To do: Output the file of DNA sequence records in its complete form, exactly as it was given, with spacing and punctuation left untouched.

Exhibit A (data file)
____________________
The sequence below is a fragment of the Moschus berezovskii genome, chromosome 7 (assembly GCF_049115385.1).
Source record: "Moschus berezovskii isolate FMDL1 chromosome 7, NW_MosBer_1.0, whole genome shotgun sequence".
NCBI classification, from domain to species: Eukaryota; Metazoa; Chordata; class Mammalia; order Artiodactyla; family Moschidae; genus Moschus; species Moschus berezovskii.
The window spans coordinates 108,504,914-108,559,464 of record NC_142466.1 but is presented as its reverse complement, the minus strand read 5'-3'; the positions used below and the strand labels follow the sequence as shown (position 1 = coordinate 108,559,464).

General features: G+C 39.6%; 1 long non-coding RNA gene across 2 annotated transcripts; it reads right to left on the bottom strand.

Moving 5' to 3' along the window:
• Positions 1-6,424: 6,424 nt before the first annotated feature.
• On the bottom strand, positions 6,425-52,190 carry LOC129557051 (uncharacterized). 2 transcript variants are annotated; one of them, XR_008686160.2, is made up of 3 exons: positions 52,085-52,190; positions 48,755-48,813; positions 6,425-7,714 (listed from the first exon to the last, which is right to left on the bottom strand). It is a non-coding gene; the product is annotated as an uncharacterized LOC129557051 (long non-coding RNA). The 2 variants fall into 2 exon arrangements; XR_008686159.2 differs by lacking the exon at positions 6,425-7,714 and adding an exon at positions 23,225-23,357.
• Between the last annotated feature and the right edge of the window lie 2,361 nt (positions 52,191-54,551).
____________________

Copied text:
The sequence below is a fragment of the Moschus berezovskii genome, chromosome 7 (assembly GCF_049115385.1).
Source record: "Moschus berezovskii isolate FMDL1 chromosome 7, NW_MosBer_1.0, whole genome shotgun sequence".
NCBI classification, from domain to species: Eukaryota; Metazoa; Chordata; class Mammalia; order Artiodactyla; family Moschidae; genus Moschus; species Moschus berezovskii.
The window spans coordinates 108,504,914-108,559,464 of record NC_142466.1 but is presented as its reverse complement, the minus strand read 5'-3'; the positions used below and the strand labels follow the sequence as shown (position 1 = coordinate 108,559,464).

General features: G+C 39.6%; 1 long non-coding RNA gene across 2 annotated transcripts; it reads right to left on the bottom strand.

Moving 5' to 3' along the window:
• Positions 1-6,424: 6,424 nt before the first annotated feature.
• On the bottom strand, positions 6,425-52,190 carry LOC129557051 (uncharacterized). 2 transcript variants are annotated; one of them, XR_008686160.2, is made up of 3 exons: positions 52,085-52,190; positions 48,755-48,813; positions 6,425-7,714 (listed from the first exon to the last, which is right to left on the bottom strand). It is a non-coding gene; the product is annotated as an uncharacterized LOC129557051 (long non-coding RNA). The 2 variants fall into 2 exon arrangements; XR_008686159.2 differs by lacking the exon at positions 6,425-7,714 and adding an exon at positions 23,225-23,357.
• Between the last annotated feature and the right edge of the window lie 2,361 nt (positions 52,191-54,551).